Speaking of digital tomosynthesis, that's one of the hot topics at RSNA 2013. Digital tomosynthesis comes up in terms of lung cancer screening with the question being, can it replace CT? Find out for yourself in two scientific sessions, one on Monday, December 2, from 11:10 a.m. to 11:20 a.m. (SSC04-05, Room S404AB) and another on Tuesday, December 3, from 3:00 p.m. to 3:10 p.m. (SSJ06-01, Room S404CD), as well as a poster presentation on Thursday, December 5, from 12:45 p.m. to 1:15 p.m. (LL-CHS-TH1B, Lakeside Learning Center).

What's interesting about x-ray is that it remains in monochrome format, even as most commercial imaging techniques, such as photography, films, and display, evolved from monochrome to color. That could be set to change, according to Dr. Hye Sun Hwang from Samsung Hospital in Seoul, South Korea. In a poster presentation on Thursday from 12:15 p.m. to 12:45 p.m. (LL-CHS-TH1A, Lakeside Learning Center), Hwang and colleagues will show the feasibility of color radiography, even though it's not practical yet. Perhaps it will be a game changer within the next decade? Check out the poster to find out.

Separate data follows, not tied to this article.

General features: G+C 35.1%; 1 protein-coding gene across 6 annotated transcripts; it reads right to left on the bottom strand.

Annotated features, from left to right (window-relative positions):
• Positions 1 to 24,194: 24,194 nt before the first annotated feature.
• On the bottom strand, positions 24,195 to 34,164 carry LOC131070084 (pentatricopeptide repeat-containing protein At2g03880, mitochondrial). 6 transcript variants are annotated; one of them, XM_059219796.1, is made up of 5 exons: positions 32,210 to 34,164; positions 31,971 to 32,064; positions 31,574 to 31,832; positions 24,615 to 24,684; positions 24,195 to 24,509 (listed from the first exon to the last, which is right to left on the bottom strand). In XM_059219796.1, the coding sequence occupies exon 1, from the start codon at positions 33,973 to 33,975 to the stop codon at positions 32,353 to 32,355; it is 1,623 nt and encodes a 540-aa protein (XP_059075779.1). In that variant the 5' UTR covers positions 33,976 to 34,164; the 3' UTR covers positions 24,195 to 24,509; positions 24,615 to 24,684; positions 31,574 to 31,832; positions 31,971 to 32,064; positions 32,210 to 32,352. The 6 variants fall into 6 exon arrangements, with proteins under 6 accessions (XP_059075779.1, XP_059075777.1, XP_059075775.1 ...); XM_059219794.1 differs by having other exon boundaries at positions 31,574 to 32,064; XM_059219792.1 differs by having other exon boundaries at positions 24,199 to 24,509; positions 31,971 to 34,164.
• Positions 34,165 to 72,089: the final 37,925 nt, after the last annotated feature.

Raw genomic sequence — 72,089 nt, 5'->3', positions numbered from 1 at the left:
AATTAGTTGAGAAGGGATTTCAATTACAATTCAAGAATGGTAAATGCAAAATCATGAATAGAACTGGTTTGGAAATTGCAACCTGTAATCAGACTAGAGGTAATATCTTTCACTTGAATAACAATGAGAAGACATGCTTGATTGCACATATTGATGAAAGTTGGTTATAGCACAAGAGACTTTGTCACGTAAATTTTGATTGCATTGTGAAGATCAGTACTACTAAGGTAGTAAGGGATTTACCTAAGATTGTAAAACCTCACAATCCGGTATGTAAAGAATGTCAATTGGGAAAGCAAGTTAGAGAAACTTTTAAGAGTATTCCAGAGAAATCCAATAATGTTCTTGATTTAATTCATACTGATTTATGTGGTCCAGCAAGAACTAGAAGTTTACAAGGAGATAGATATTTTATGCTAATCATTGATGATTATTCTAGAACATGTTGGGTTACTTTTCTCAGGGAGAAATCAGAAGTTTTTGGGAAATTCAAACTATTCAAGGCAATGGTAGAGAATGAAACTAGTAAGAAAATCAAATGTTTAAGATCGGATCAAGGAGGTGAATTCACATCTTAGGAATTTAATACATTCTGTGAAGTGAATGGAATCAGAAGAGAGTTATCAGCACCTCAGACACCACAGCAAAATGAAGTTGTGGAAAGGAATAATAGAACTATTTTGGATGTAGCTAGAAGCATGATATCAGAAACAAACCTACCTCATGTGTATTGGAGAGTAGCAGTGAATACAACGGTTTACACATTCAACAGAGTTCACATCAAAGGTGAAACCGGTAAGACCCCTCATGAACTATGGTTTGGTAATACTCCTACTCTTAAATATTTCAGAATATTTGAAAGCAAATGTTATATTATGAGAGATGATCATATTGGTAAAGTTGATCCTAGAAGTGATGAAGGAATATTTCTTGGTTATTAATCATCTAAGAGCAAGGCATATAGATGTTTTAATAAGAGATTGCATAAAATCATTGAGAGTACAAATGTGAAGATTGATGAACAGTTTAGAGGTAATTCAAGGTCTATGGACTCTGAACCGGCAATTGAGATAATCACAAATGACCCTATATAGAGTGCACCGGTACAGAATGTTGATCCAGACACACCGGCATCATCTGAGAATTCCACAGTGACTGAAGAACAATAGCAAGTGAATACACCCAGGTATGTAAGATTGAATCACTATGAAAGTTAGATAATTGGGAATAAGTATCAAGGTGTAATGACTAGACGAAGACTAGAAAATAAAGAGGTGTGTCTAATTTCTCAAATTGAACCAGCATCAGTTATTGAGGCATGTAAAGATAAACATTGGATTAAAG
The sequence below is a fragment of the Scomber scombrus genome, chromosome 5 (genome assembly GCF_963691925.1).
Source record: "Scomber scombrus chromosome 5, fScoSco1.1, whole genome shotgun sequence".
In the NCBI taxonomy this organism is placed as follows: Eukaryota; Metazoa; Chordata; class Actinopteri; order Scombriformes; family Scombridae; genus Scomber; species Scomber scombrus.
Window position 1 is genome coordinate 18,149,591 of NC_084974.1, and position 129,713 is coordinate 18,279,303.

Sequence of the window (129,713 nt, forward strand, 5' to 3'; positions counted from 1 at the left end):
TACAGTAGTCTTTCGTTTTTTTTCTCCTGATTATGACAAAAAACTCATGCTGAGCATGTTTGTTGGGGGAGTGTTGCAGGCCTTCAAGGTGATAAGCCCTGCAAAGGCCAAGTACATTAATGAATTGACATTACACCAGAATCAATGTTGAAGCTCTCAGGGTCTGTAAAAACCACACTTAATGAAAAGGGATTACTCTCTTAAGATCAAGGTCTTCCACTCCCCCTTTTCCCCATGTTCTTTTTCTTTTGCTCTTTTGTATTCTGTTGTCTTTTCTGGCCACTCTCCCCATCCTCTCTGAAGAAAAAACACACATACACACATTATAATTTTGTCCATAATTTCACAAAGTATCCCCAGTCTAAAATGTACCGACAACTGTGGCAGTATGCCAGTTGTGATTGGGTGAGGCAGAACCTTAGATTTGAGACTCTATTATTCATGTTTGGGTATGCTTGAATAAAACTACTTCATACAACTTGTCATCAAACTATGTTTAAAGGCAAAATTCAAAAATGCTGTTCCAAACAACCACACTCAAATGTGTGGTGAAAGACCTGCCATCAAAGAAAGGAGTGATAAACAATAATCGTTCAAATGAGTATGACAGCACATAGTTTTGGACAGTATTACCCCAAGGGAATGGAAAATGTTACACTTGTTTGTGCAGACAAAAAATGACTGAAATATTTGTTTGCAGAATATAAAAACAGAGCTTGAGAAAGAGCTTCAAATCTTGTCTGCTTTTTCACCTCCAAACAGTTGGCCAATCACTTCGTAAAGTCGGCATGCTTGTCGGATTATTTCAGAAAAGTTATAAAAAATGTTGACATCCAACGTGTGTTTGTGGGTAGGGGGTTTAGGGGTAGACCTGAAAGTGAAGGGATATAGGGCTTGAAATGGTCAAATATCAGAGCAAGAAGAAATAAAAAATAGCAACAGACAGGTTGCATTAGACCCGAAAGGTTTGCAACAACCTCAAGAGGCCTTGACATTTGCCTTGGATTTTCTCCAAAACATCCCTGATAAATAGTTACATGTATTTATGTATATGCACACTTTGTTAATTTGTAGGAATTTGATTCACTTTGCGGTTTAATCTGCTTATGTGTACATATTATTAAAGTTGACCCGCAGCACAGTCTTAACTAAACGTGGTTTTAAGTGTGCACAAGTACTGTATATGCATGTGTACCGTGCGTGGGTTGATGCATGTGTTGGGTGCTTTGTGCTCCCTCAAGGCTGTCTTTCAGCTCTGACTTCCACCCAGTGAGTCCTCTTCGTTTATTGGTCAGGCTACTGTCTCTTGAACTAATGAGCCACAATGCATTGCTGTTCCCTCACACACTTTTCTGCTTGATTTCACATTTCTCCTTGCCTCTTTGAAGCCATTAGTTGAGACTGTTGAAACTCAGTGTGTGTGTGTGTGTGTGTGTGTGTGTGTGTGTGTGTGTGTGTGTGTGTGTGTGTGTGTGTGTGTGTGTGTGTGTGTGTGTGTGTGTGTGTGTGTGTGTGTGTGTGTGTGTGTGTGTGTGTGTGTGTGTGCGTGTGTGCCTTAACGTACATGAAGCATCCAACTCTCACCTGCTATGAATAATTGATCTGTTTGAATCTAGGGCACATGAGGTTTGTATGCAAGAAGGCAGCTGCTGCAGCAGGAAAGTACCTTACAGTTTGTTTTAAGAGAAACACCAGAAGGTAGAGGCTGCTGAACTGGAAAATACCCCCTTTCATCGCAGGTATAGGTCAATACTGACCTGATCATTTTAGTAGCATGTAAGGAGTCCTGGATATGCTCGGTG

Last, but certainly not least, on Wednesday morning Dr. Shoichi Takekawa will share information gleaned about Japan's radiation dose levels in the wake of the Fukushima Daiichi nuclear power plant incident (10:50 a.m.-11:00 a.m., SSK11-03, Room S405AB) -- an important global story for sure.

See below for previews of digital x-ray-related scientific sessions and posters at this year's RSNA meeting. To view the RSNA's listing of abstracts for this year's scientific and educational program, click here.

Scientific and Educational Presentations
Could digital chest tomosynthesis replace CT for lung cancer?
Monday, December 2 | 11:10 a.m.-11:20 a.m. | SSC04-05 | Room S404AB
Italian researchers have found that digital chest tomosynthesis is comparable to CT for detecting noncalcified lung nodules, and they will report their study findings in this scientific session.
Grayscale monitors may improve image quality
Monday, December 2 | 12:15 p.m.-12:45 p.m. | LL-INS-MO5A | Lakeside Learning Center